Then in May. 1878 the Head Teacher had to report to the Department that “…the water closets at this school were both maliciously overturned during the night several weeks ago. One of them has since been replaced in a sort of way, but the other is completely gone.”
Lack of funds, and the pressing need of other localities, further postponed the building of the Moorooduc school until mid-March 1880 when the tender for 427 pounds, plus 75 pounds for iron, was accepted.
Once the initial setbacks were overcome there was no delay in the building’s construction and the Head Teacher (Mr. Beattie) declared State School No. 2327 open on Monday 1 November, 1880. He was required to pay twelve pounds ($24) per annum for the use of the four roomed quarters attached to the school.
Mr. Beattie suffered many frustrations in his stewardship of the school property. Initial attempts to have the school site fenced failed in February 1881 as the Department had no funds available for the work and the money collected locally was not sufficient. In an effort to make the grounds “sheep proof” the Head Teacher put a wire fence in place for which he was later reimbursed. A second major problem was the school water shortage and in 1888 Mr. Beattie reported to the Department that the water “…in the tanks at the school is reduced to about three hundred gallons and there is no surface water fit for family use…As little rain can be expected for the next four months the prospect is very bad.” Although he pointed out the disturbing sight of thousands of gallons of water running to waste each winter, the Department would not provide additional tanks.
When he retired in 1892 Mr. Beattie attempted to extract compensation for the many improvements he had made to the school site during his tenure; this included the erection of two sheds. The Department’s response was that there would be no compensation but he could take the sheds “…providing no damage was done to the Department’s buildings in the process.”
Fencing, or the lack of it, and the state of the school grounds and outhouses, which were described officially as being “in extremely bad order”, were the subject of much correspondence between the Department and the School Committee for many years. A facetious reference to “Lake Moorooduc” in the records gives a clue to the state of the playground. It was not until 1914 that official approval was given for the erection of a shelter shed, half the cost being covered by local contribution. After much agitation, certain repairs to the school, fence and residence were carried out in 1916 at a cost of 149 pounds, 8 shillings and 6 pence.
In 1919 the Head Teacher (Mr. Pummeroy) complained of the deplorable conditions under which he and his wife had to live and work. Both the school building and the residence were infested with white ants; “…there are three bad holes in the floor and the walls are in a very bad state owing to this pest.” In the residence “…there is no wash house or bathroom. When we want a bath we have to use a tub eighteen inches in diameter. I think you will agree with me that that is getting cleanliness under very unpleasant circumstances. My wife has to do the washing in kerosene tins on an open fire built outside…there is not sufficient space for a kerosene tin to be placed on top of the stove. My wife has suffered for years from bad health…the outcome of it is that I have to do the lifting. Therefore the washing has to be left to a Saturday so that I can assist…One of the tanks is leaking badly, and the stand of it is riddled with white ants. There are not outbuildings of any kind such as a woodshed. If you want wood dry it must be stored in the kitchen.”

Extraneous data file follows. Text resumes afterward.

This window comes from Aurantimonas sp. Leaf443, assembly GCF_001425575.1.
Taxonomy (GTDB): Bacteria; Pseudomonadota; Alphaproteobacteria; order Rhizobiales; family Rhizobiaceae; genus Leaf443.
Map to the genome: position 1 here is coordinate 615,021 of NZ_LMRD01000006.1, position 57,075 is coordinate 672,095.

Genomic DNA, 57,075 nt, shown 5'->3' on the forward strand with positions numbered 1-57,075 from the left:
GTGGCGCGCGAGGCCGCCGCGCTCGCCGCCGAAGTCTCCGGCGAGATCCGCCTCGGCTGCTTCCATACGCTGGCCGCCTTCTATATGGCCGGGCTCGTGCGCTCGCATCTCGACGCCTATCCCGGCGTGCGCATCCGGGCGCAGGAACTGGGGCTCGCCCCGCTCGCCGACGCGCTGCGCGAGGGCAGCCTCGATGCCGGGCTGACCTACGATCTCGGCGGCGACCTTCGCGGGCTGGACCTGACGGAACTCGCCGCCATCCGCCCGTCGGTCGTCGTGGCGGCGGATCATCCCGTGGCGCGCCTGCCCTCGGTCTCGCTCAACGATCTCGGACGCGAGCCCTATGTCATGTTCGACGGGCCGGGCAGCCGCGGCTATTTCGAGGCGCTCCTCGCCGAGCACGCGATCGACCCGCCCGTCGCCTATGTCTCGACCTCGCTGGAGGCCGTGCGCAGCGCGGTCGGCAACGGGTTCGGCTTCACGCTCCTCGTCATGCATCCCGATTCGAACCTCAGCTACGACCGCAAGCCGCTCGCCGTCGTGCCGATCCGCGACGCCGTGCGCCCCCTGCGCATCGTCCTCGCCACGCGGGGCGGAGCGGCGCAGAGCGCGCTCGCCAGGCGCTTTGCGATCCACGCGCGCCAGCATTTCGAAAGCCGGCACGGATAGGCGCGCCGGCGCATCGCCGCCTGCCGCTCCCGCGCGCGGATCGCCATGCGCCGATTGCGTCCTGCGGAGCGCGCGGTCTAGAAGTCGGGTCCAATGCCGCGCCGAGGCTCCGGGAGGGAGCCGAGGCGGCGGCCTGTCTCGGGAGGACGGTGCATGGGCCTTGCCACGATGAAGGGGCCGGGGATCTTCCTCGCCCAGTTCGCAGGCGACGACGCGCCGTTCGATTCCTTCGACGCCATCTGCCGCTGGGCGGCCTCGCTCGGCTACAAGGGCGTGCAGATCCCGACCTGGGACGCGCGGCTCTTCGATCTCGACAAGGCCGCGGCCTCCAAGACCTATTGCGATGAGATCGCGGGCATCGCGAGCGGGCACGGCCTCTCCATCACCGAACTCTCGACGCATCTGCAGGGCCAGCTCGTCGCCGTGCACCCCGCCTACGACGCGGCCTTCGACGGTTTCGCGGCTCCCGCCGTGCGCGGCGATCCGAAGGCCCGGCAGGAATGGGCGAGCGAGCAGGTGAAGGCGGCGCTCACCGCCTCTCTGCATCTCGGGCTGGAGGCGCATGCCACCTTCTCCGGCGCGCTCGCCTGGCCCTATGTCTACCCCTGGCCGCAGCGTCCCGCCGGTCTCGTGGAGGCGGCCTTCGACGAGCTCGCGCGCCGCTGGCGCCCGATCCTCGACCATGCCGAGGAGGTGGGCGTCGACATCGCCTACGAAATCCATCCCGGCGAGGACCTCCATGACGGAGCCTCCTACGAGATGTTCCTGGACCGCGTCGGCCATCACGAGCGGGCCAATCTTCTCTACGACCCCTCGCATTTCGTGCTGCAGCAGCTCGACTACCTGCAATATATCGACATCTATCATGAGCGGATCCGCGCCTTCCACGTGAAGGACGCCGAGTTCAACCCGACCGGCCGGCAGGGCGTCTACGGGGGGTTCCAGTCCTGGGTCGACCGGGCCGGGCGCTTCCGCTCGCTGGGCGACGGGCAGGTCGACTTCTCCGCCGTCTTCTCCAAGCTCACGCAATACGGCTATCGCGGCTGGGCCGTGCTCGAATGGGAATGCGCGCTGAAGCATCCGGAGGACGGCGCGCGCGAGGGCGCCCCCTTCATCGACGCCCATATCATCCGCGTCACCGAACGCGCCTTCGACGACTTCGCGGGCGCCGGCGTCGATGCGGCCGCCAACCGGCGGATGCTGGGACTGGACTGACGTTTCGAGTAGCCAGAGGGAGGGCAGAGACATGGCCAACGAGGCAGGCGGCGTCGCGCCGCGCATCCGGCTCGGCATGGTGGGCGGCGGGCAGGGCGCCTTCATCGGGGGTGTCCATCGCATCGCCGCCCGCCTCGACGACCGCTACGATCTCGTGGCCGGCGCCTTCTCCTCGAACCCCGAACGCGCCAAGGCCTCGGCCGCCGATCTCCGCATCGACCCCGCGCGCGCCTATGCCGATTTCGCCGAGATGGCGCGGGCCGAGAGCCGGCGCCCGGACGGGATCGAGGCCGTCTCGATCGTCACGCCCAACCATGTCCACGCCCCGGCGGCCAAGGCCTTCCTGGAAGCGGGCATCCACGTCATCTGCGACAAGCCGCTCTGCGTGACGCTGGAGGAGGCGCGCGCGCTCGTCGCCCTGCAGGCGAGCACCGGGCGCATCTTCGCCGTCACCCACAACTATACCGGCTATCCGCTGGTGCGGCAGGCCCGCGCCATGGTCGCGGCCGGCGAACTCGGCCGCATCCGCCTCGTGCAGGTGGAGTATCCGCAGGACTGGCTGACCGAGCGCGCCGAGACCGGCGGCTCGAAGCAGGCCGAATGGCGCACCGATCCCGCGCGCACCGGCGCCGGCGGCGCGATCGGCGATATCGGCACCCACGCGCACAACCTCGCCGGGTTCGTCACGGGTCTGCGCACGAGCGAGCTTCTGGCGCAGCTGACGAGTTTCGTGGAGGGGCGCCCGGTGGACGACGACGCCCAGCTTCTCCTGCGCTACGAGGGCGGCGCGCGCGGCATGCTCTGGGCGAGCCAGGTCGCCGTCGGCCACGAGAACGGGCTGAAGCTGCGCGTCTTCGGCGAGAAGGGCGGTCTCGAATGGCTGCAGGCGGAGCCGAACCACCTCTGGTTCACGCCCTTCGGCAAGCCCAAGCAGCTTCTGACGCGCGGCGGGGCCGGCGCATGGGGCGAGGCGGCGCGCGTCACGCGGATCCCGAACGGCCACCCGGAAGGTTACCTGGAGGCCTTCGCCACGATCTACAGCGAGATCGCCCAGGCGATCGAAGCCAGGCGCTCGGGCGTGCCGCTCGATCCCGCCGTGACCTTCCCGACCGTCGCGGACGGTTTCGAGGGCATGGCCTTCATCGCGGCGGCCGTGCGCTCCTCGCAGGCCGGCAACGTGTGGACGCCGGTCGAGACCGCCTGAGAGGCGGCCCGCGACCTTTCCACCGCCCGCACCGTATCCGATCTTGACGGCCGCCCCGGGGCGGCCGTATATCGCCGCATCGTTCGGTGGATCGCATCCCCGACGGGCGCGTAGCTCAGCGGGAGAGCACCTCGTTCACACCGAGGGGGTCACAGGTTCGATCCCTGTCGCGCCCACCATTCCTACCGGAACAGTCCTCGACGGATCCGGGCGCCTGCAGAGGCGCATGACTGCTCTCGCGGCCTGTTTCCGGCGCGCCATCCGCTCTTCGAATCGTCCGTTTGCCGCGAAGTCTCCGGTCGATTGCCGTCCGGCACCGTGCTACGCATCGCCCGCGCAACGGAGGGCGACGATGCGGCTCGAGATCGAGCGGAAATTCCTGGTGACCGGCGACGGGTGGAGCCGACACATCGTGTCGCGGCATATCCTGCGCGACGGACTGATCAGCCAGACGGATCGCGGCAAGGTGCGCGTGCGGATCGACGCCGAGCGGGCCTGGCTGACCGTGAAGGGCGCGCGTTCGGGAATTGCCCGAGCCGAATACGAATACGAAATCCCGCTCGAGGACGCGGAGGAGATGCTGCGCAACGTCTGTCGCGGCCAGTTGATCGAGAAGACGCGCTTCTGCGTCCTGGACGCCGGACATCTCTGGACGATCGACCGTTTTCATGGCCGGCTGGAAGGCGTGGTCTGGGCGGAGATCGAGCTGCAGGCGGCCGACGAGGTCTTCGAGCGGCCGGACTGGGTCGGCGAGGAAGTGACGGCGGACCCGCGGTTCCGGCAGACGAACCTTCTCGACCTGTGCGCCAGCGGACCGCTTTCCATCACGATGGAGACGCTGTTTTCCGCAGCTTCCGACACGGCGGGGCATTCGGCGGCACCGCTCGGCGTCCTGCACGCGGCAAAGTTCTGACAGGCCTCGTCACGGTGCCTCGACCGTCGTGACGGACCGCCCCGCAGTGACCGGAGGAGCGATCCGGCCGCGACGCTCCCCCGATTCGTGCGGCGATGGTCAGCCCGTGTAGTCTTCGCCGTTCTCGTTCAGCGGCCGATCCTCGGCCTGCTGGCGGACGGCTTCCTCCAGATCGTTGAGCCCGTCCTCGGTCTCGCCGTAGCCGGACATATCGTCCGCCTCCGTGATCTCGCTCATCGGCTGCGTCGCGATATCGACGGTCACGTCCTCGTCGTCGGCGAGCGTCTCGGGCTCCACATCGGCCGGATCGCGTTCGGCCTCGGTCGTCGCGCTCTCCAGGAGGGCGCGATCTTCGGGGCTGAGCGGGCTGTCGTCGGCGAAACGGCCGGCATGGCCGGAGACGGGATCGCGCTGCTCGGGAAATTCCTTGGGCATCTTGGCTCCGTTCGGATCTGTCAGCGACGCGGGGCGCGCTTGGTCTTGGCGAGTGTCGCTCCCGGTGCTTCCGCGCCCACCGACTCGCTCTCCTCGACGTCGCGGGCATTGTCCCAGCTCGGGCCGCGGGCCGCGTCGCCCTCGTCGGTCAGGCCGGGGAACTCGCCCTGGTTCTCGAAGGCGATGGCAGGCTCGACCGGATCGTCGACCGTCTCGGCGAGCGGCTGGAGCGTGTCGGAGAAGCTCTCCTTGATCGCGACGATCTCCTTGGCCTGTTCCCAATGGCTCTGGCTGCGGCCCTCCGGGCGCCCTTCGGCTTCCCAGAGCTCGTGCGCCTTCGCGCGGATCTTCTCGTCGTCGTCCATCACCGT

The School Committee, which met each month on the Monday “nearest the full moon”, supported Mr. Pummeroy’s appeal for some action to repair the school buildings. Basic repairs were completed at a cost of 280 pounds by the end of May 1921.
Before the 1920’s ended various improvements were made to the school buildings and amenities were provided which added to the comfort of teachers and pupils. The residence was enlarged, detached from the school building, and enclosed with a paling fence. A cloakroom was added to the school and a verandah to the residence.
While the Head Teacher and the School Committee were battling with material problems, the children were not being neglected; they learned their “three R’s” and sat for the Merit Certificate. They enjoyed the significant days such as the Somerville Show, Empire Day and Arbour Day. “Break-up Day” at the close of the school year was special with a concert in the morning, followed by the presentation of prizes, then sports in the afternoon with the ladies providing lunch in the shade of a large pine tree.
All these happy occasions notwithstanding, one of the great events of the year in Moorooduc in the early twentieth century was the annual Butter Factory Picnic. Both horse and foot races were held and the school children had a holiday so that they could participate. Located at the property “Penbank” in Derril Road to the north of the school, the Butter Factory commenced operations in 1897 but closed in 1908 due to the falling off of dairying on the peninsula and consequent lack of supply.
An attempt was made in 1925 to beautify the schoolgrounds by the establishment of a flower garden. A number of trees were removed and the children tackled the project with enthusiasm. Their reward came with the award of the State Savings Bank prize for best school garden in 1927.